The most bewildering aspect of this new exhibition
featuring the work of Mexican artist, Frida Kahlo (1907-l954), is
that of lost time. Partly, this is caused by the slowness of the
cataloguing of her effects, comprising 25,000 letters and 180 dresses,
and partly by a wealthy but highly possessive executor, Dolores
Olmedo Patino, owner of some 25 key paintings (from a total output
of some 150 paintings only), as well as the demystification of the
enigma of Kahlo's relationships with Diego Rivera and with Trotsky.
Fortunately, Raquel Tibol, a critical and loyal friend, is still
alive. And Olmedo's son, Carlos Phillips, has remained as the Director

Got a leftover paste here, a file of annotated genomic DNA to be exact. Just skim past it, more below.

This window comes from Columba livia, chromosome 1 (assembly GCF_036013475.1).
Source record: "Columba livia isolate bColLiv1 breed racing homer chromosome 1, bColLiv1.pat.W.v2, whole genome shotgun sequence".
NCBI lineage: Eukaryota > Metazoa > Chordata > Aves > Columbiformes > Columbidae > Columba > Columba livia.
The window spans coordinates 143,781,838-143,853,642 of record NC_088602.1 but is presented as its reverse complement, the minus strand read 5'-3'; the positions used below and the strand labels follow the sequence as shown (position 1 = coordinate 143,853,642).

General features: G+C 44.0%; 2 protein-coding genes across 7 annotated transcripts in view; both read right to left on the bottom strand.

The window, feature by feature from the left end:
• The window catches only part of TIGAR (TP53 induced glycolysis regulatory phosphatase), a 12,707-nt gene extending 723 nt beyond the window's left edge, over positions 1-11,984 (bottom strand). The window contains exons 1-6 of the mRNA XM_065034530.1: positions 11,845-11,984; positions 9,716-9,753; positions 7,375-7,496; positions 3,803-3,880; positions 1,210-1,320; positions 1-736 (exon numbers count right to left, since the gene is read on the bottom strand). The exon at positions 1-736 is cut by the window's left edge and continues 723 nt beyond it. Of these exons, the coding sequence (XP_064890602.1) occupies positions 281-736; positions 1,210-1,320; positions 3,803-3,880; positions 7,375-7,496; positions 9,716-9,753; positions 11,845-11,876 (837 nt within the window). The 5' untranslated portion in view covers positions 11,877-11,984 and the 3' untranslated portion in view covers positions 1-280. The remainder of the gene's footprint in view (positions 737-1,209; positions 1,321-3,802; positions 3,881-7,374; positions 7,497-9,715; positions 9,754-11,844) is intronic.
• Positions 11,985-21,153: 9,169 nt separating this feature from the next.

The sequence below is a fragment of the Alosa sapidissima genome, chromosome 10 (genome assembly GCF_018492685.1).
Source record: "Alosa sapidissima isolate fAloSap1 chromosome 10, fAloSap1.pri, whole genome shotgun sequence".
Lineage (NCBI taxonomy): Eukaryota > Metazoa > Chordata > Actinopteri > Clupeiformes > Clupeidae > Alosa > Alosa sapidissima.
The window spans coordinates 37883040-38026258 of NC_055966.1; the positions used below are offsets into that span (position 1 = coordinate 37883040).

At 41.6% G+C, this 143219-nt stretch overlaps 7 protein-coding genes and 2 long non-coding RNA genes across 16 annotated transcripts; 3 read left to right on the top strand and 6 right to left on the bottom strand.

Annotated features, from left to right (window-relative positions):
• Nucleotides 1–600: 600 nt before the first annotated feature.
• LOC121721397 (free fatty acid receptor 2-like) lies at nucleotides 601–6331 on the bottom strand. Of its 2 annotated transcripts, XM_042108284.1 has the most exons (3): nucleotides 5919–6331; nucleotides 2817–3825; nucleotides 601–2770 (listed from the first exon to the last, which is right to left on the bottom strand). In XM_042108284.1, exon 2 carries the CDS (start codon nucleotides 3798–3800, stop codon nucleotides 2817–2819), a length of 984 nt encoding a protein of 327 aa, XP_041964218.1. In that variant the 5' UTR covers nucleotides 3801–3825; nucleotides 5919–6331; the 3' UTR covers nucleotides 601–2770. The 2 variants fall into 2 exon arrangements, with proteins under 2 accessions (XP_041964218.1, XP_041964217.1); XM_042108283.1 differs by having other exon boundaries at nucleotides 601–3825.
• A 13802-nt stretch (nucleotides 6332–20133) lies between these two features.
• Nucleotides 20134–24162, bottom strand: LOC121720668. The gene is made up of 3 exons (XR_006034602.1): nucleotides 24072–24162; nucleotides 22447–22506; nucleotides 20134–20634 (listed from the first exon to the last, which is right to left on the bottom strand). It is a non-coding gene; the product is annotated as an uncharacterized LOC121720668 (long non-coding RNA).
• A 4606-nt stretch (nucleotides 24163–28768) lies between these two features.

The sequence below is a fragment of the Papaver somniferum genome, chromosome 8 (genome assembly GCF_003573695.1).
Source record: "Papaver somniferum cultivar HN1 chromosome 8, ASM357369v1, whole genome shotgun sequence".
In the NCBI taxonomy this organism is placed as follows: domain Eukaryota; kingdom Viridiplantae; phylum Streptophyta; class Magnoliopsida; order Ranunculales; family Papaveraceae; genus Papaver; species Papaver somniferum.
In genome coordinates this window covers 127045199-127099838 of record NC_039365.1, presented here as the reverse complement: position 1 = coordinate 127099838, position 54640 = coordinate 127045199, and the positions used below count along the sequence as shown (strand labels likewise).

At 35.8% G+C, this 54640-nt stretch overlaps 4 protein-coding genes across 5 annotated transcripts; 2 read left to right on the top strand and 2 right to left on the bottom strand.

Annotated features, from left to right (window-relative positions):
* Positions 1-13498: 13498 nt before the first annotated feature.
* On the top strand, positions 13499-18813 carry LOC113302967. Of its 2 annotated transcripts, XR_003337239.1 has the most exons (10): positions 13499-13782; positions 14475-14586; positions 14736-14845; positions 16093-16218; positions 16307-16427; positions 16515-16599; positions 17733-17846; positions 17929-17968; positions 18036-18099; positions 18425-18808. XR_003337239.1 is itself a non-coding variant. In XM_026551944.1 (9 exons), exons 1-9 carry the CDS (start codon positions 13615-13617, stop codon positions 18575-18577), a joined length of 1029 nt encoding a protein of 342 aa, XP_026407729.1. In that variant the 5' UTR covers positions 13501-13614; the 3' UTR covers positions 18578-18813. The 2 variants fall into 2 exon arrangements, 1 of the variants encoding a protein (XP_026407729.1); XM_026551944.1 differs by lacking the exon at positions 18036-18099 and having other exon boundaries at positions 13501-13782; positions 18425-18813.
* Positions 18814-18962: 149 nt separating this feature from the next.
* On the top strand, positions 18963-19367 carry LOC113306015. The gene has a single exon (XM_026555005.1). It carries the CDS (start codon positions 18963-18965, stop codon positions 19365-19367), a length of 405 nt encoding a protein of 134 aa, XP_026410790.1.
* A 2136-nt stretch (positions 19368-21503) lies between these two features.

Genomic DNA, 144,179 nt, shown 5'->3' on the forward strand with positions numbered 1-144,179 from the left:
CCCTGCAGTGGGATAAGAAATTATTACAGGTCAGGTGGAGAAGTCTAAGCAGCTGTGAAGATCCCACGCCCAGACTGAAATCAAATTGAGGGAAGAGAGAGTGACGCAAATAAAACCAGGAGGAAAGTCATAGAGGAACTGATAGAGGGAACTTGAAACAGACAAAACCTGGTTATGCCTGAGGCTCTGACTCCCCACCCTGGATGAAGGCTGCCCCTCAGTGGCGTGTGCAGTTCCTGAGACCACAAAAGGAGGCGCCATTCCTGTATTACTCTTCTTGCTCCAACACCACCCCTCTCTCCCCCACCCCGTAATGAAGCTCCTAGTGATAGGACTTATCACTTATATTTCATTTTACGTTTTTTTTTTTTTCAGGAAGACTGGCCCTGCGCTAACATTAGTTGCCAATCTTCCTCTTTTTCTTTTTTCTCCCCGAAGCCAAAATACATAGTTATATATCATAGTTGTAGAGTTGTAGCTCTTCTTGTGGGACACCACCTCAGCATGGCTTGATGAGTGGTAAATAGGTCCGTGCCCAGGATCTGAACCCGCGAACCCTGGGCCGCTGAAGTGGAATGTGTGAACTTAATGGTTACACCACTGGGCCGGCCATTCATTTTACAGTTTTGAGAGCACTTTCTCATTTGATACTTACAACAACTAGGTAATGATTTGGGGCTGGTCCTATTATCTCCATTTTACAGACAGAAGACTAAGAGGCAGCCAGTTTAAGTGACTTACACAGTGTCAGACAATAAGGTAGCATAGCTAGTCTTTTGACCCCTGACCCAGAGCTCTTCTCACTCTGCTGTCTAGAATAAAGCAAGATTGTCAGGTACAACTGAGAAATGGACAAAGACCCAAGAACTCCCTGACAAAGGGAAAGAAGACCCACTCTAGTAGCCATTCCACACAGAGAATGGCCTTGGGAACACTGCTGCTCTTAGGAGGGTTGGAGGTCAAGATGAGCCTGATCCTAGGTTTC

General of both the Frida Kahlo Museum and of her archive held in
her 16th century hacienda home since Olmedo herself died three years
ago. This has to be seen as fortuitous, given the varying levels
of continuity that have characterised the history of these collections.
The exhibition 'Frida Kahlo', sponsored by HSBC with support from the Mexican Tourist Board, started at Tate Modern on 9 June. Also currently showing is Frida Kahlo, Portraits of an Icon, at the National Portrait Gallery, London, through to 26 June.
Both exhibitions will be reviewed together in early July in Studio International.